This week I had a rash of people writing about jobs they hate:
- This company treats employees like disposable objects
- A faceless member of management sent a memo to improve the numbers
- How can I find a job that doesn’t make me feel dirty?
- I can’t handle the envy, gossip, fights and no respect for the employees in my work place
These are common perceptions as some time ago I got a note that said, “My company is going in a strictly money-motivated direction, and my manager may very well be Satan’s offspring.”
In their book Decisive, Dan and Chip Heath describe a trap we all face. Psychologists call it “narrow framing.” It’s our tendency to choose between two options – overlooking the full range of possibilities available to us.
Let’s take a common situation. You hate your job but look at the options like this:
- Be responsible and keep the job – no one would quit in this economy
- Quit the stinking job – prove your mother-in-law right and have no income
Don’t assume too quickly that there are only two or even three possibilities. In No More Dreaded Mondays I describe that if you despise your boss, you could
- Quit your job
- Ask for a transfer
- Learn to love your boss
- Buy the company and fire the boss
- Do a great job search and find 2-3 new opportunities
- Join the Marines
- Go back to school
- Marry the boss’s daughter or her son
- Praise the boss’s work to facilitate a promotion for him or her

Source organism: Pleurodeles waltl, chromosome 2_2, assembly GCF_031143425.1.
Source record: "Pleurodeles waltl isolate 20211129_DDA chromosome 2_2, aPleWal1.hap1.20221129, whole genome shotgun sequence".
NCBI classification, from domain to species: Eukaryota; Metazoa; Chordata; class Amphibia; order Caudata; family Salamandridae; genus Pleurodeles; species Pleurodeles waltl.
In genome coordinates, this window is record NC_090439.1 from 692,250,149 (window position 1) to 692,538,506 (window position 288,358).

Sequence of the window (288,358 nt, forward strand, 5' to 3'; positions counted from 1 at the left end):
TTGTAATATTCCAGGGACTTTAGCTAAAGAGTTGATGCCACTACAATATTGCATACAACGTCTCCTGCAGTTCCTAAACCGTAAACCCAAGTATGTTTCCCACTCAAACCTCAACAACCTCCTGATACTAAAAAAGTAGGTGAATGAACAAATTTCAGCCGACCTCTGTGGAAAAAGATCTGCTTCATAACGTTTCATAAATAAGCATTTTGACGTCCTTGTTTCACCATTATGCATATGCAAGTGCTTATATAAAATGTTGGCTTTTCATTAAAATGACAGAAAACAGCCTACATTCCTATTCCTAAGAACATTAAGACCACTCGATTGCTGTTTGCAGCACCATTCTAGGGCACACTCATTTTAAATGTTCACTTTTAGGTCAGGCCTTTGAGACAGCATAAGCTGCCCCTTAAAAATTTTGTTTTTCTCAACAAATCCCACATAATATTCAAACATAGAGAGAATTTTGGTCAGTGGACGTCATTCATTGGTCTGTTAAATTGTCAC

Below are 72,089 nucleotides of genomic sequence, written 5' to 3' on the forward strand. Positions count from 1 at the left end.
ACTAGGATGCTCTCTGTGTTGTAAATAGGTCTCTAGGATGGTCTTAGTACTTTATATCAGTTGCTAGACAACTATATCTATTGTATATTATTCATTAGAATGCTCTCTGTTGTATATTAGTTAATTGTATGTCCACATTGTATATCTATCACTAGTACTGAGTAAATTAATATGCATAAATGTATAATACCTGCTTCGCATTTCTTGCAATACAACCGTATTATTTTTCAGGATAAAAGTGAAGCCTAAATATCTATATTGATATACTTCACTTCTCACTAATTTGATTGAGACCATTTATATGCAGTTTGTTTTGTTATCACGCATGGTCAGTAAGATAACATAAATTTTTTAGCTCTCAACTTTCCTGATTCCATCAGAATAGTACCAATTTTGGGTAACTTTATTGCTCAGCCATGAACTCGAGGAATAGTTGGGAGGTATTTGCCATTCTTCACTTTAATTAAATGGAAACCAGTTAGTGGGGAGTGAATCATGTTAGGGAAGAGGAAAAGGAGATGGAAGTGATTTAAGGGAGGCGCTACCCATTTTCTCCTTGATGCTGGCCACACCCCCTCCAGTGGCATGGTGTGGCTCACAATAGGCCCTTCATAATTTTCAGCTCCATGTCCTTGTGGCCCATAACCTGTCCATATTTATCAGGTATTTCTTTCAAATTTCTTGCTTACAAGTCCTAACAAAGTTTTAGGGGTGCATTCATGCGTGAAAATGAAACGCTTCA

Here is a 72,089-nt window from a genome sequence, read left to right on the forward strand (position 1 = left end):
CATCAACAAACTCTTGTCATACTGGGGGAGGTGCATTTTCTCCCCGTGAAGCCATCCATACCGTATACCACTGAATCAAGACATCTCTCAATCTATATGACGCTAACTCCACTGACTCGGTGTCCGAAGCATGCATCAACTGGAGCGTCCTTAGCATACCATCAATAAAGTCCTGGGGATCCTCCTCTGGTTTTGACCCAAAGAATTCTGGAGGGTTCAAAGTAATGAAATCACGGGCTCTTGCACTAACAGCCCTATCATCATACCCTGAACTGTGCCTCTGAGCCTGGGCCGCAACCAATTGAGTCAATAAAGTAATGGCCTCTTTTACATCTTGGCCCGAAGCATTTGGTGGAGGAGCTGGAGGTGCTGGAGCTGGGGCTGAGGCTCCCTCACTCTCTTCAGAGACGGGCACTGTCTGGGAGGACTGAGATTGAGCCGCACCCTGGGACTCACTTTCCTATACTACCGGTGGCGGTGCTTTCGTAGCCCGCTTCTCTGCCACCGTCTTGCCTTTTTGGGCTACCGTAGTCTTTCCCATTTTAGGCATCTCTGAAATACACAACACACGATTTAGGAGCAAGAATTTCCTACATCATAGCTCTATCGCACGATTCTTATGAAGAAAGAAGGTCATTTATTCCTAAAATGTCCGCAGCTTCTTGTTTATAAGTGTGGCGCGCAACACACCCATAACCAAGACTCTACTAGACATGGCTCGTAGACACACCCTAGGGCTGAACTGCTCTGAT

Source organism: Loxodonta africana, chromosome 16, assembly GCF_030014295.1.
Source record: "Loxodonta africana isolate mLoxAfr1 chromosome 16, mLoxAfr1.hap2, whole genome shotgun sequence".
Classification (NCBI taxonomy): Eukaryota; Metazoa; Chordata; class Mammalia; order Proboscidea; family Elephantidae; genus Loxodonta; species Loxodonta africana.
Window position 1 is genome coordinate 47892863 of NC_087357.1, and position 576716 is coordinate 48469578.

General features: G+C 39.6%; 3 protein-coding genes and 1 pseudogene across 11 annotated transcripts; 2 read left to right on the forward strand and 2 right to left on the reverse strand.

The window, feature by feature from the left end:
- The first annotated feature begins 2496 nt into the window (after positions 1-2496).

- Start your own business
Some options are clearly more attractive than others, and I’m confident you could think of several more as well. The point is, you always have multiple choices. There is never one option only.
More often than not, you have more choices than you first think.
Genius seems to have little to do with scoring 1600 on your SAT, mastering quantum physics at age seven, or even being especially smart. Genius seems to be more about the ability to see solutions that others don’t.The mark of genius is a willingness to explore all the alternatives, not just the most likely solution. Click To Tweet
Asked to describe the difference between himself and an average person, Albert Einstein explained that the average person, when faced with the problem of finding a needle in a haystack, would stop when he or she found a needle. Einstein, by contrast, would tear through the entire haystack looking for all possible needles.
Are you missing choices by “narrow framing?”